Review: McInerney’s The Glorious Heresies is gloriously twisted read

By G. Robert Frazier

The Glorious Heresies ($16, Tim Duggan Books) by Lisa McInerney is a gloriously twisted novel.

The Glorious HeresiesFollowing the lives of four down and out individuals—and the somewhat delusional mother of one of them—the story paints a bleak and dismal portrayal of crime and addiction in Cork, Ireland. When Maureen Phelan kills an intruder in her home with a Holy Stone, events swiftly spiral in myriad directions for the book’s colorful cast, including:

  • Jimmy Phelan, Maureen’s son, who happens to be a renowned gangster;
  • Tony Cusack, the alcoholic single father of six recruited by Jimmy to help dispose of the body and make some needy home repairs for his mother;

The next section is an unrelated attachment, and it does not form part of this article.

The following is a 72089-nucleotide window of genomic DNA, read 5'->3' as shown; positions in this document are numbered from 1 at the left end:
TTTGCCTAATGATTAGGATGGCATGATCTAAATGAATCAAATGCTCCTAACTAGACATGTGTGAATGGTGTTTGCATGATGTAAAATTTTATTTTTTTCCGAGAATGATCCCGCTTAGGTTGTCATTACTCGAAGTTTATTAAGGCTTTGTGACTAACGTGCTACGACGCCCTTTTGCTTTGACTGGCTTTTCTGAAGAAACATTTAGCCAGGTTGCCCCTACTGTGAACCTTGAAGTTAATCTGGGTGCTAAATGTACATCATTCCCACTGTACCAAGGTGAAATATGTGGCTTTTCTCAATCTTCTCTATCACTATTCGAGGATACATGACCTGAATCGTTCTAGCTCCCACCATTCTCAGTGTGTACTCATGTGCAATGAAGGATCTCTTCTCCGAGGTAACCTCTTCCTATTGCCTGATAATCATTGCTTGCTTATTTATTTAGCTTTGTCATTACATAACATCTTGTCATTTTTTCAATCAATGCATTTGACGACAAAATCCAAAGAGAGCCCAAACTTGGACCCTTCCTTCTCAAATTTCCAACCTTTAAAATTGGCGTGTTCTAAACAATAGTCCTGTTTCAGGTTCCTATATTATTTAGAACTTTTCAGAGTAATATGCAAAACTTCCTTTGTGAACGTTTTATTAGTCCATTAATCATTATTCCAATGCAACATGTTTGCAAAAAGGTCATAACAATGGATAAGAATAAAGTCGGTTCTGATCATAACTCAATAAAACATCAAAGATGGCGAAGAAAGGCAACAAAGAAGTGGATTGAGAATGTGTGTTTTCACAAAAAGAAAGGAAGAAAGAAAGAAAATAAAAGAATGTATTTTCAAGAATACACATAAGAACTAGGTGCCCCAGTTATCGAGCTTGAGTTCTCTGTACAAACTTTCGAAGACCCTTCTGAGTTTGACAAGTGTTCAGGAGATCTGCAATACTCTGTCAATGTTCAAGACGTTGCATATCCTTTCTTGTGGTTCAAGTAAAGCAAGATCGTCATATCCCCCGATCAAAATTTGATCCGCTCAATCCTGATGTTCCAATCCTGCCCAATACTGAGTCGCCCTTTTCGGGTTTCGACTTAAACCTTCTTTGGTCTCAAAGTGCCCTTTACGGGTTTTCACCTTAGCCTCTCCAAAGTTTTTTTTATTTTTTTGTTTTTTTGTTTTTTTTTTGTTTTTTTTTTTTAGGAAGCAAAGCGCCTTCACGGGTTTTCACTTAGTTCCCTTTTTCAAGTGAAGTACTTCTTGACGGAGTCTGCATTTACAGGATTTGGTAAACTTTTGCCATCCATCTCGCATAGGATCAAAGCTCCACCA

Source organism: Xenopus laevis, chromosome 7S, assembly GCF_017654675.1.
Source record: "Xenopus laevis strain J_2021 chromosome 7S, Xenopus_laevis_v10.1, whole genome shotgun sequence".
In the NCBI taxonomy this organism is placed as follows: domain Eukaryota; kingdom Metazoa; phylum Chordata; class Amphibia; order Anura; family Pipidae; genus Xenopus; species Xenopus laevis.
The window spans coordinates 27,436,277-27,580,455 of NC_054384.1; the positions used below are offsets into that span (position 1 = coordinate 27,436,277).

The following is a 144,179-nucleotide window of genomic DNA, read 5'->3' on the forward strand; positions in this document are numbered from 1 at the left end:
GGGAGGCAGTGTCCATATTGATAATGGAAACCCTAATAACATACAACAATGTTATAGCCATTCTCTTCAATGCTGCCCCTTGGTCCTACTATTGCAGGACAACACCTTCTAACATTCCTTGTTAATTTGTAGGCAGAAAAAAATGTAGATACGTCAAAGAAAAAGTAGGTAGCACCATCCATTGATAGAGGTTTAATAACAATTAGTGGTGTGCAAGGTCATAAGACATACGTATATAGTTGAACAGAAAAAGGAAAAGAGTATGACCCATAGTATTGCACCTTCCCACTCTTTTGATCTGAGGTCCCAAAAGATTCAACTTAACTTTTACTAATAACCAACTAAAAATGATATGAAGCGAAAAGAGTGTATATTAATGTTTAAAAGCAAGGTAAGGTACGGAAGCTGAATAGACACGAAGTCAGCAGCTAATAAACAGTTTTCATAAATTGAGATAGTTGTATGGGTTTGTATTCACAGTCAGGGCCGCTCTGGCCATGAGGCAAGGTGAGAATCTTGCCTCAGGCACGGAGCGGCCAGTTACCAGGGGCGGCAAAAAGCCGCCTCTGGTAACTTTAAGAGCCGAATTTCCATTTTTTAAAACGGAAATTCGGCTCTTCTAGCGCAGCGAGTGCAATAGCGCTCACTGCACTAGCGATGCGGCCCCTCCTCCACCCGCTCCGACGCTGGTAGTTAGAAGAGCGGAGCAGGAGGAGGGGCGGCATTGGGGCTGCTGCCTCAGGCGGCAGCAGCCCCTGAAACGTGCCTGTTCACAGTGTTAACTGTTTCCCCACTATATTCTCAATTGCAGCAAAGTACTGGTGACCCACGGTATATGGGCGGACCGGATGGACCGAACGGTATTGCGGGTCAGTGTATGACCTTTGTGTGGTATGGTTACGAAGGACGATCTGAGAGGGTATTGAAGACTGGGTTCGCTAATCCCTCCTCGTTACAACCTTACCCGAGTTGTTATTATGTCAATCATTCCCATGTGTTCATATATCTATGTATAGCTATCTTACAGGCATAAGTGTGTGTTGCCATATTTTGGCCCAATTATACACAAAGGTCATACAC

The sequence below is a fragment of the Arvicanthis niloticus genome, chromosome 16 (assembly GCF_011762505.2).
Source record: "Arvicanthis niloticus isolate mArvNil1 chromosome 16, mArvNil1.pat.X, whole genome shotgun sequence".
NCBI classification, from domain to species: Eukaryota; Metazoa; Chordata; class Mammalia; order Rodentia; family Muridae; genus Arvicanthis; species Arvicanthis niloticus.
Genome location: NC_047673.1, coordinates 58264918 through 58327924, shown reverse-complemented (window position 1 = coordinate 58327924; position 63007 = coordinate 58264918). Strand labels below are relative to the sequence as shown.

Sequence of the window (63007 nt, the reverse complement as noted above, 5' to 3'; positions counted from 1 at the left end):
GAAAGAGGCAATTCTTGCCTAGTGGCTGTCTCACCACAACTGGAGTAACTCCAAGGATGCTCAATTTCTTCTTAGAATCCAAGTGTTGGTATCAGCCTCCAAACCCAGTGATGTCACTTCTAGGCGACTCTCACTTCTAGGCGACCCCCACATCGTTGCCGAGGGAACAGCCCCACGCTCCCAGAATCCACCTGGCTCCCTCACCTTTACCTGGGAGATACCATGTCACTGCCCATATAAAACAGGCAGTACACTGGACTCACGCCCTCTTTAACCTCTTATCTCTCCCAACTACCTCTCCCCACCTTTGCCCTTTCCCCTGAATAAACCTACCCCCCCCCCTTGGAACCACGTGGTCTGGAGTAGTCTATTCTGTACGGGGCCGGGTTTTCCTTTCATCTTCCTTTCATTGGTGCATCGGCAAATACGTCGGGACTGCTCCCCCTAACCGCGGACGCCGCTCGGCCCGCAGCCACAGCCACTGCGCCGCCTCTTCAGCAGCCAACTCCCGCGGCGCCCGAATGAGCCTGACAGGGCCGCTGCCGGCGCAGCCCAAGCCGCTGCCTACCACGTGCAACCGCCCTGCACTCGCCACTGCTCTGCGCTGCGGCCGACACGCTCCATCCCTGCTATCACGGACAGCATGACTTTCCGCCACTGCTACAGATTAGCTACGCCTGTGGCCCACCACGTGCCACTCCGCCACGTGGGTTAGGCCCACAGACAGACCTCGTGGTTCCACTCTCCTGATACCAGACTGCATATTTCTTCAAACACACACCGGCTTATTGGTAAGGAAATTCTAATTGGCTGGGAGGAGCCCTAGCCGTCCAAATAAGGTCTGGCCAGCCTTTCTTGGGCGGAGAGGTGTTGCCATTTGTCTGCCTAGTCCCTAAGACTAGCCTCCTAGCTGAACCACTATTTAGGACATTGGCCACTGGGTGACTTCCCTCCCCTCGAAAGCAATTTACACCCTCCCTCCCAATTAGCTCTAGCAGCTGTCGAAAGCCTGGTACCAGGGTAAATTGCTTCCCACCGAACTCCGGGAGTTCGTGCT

• Ryan Cusack, Ryan’s 15-year-old drug-dealing son who wants desperately to not end up like his father;
  • and Georgie, a prostitute and one of Ryan’s drug-addicted customers seeking her own redemption.

Despite harsh undertones of lives doomed by poverty, addiction, and greed, McInerney somehow keeps readers hooked as each strives for their own salvation and redemption. Characters who should be entirely unlikable are fascinatingly rich and complex.

McInerney’s first novel, The Glorious Heresies won the 2016 Baileys Women’s Prize for Fiction and was a New York Times Book Review “10 Best Crime Novels” of the year.

Note: I received this book from Blogging for Books for this review.

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